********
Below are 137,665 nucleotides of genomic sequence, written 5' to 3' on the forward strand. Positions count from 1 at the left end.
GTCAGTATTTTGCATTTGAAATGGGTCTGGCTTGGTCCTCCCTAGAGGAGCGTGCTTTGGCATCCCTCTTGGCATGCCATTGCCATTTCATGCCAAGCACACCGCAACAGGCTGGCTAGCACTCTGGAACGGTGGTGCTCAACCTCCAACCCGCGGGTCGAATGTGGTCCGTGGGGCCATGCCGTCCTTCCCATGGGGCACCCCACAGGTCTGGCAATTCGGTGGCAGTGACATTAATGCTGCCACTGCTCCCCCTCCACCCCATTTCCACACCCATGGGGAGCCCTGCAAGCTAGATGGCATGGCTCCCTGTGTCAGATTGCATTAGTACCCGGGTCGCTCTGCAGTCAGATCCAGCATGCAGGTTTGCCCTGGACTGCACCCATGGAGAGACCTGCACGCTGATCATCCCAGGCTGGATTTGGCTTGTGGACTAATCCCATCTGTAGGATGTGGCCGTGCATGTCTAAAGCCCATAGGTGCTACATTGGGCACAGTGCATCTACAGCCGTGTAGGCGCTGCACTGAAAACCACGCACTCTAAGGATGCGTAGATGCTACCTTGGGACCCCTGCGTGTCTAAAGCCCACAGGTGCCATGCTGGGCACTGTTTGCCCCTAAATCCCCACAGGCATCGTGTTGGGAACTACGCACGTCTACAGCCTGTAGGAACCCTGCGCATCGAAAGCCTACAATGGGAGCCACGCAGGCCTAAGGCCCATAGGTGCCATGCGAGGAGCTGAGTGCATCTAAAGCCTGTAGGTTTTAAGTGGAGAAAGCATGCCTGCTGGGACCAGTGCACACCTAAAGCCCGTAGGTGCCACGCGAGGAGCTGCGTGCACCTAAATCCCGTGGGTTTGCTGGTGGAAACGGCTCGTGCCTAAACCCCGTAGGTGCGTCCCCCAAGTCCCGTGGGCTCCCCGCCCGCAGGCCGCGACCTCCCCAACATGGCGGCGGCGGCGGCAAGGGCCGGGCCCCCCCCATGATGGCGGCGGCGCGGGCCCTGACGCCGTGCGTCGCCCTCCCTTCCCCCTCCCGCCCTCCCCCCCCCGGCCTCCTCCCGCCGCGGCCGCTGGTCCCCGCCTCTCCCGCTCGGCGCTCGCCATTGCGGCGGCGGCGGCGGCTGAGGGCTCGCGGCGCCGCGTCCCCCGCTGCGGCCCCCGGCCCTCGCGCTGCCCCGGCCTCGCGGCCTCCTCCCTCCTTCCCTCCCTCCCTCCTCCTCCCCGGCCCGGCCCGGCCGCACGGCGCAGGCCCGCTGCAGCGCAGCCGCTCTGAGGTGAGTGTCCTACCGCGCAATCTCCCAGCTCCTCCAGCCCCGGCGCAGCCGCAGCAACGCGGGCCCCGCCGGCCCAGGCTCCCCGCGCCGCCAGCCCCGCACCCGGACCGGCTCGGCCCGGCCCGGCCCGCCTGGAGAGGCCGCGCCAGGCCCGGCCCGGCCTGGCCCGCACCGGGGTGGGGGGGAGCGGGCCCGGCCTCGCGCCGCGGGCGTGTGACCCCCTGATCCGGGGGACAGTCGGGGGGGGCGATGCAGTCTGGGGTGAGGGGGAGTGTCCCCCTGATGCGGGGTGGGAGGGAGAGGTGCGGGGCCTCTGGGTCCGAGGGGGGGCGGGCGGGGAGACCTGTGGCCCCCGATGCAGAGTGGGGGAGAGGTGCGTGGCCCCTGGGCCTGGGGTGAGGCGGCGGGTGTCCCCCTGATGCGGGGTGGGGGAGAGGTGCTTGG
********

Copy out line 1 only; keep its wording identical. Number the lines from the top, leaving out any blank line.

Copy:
Below are 137,665 nucleotides of genomic sequence, written 5' to 3' on the forward strand. Positions count from 1 at the left end.